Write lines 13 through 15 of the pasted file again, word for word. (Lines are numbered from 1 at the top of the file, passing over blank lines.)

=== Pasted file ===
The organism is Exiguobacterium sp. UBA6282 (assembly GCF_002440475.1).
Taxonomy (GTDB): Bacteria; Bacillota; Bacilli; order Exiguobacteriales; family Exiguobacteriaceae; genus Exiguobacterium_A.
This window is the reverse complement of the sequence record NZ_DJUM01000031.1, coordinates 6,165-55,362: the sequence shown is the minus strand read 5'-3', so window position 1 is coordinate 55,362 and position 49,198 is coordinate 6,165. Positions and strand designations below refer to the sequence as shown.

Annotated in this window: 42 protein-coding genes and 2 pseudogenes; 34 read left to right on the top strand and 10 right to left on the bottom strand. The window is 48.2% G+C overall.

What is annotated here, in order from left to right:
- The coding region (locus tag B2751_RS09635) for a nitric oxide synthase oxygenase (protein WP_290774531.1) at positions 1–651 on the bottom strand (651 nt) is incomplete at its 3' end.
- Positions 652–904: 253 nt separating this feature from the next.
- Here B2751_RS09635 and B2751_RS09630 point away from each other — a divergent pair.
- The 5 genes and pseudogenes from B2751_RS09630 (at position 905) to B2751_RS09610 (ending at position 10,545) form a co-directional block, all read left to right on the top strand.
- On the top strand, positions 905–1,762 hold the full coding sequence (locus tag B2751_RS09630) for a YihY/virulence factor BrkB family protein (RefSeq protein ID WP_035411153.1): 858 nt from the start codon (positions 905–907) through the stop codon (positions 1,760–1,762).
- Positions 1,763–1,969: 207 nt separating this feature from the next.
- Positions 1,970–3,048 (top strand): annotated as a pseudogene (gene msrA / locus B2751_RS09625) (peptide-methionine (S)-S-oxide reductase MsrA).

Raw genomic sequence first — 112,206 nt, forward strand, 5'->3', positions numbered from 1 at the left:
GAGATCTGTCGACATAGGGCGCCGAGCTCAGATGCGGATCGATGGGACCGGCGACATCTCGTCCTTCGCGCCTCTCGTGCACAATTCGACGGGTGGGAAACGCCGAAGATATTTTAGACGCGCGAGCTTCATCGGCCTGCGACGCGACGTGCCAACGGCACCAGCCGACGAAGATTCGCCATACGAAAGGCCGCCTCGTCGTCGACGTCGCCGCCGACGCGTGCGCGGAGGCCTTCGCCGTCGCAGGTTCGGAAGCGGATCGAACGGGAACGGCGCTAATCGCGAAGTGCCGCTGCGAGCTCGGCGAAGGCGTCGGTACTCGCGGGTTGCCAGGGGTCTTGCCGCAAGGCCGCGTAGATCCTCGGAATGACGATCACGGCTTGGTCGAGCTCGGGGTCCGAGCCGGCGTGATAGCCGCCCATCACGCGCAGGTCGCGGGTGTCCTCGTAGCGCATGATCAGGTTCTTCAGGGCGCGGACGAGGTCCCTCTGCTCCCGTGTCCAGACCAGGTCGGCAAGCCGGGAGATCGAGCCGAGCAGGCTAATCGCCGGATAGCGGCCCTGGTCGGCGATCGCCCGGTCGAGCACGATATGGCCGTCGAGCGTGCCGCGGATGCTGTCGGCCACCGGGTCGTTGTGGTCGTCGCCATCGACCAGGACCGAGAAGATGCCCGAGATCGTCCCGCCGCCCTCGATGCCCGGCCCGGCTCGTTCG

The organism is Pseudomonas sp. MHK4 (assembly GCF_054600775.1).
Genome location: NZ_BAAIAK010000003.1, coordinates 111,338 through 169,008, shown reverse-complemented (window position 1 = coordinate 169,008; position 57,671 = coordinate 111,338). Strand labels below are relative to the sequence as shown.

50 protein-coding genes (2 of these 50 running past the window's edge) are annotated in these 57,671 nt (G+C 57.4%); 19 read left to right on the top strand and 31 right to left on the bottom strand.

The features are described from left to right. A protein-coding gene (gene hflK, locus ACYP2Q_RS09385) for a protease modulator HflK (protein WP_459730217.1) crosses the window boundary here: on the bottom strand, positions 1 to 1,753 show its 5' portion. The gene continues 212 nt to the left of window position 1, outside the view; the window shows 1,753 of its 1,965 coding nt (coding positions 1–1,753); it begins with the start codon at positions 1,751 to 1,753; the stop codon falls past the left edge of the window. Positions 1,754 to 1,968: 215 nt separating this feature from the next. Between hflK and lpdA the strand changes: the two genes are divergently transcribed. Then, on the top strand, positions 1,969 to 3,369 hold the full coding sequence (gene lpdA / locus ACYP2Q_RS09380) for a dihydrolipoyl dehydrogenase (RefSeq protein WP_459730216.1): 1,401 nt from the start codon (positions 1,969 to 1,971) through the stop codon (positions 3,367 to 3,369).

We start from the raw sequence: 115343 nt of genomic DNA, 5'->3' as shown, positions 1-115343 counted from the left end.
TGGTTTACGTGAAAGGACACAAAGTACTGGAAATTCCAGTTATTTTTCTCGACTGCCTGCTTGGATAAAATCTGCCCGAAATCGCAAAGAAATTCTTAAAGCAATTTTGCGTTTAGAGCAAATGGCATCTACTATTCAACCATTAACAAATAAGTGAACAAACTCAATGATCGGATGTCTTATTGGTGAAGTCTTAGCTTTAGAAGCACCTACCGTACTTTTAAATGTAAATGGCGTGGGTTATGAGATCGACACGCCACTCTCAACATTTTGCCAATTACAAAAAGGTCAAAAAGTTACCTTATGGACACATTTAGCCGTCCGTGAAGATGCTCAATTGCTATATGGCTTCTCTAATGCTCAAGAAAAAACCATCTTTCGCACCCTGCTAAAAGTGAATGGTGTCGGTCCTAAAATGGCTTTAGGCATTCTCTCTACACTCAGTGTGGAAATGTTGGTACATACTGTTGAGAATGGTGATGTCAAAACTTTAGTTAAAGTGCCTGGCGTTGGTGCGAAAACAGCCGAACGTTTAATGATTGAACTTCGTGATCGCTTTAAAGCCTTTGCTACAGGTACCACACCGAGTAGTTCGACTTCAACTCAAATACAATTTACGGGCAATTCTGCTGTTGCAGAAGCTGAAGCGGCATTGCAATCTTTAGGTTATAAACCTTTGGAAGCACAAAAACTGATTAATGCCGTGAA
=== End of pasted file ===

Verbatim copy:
Raw genomic sequence first — 112,206 nt, forward strand, 5'->3', positions numbered from 1 at the left:
GAGATCTGTCGACATAGGGCGCCGAGCTCAGATGCGGATCGATGGGACCGGCGACATCTCGTCCTTCGCGCCTCTCGTGCACAATTCGACGGGTGGGAAACGCCGAAGATATTTTAGACGCGCGAGCTTCATCGGCCTGCGACGCGACGTGCCAACGGCACCAGCCGACGAAGATTCGCCATACGAAAGGCCGCCTCGTCGTCGACGTCGCCGCCGACGCGTGCGCGGAGGCCTTCGCCGTCGCAGGTTCGGAAGCGGATCGAACGGGAACGGCGCTAATCGCGAAGTGCCGCTGCGAGCTCGGCGAAGGCGTCGGTACTCGCGGGTTGCCAGGGGTCTTGCCGCAAGGCCGCGTAGATCCTCGGAATGACGATCACGGCTTGGTCGAGCTCGGGGTCCGAGCCGGCGTGATAGCCGCCCATCACGCGCAGGTCGCGGGTGTCCTCGTAGCGCATGATCAGGTTCTTCAGGGCGCGGACGAGGTCCCTCTGCTCCCGTGTCCAGACCAGGTCGGCAAGCCGGGAGATCGAGCCGAGCAGGCTAATCGCCGGATAGCGGCCCTGGTCGGCGATCGCCCGGTCGAGCACGATATGGCCGTCGAGCGTGCCGCGGATGCTGTCGGCCACCGGGTCGTTGTGGTCGTCGCCATCGACCAGGACCGAGAAGATGCCCGAGATCGTCCCGCCGCCCTCGATGCCCGGCCCGGCTCGTTCG

The organism is Pseudomonas sp. MHK4 (assembly GCF_054600775.1).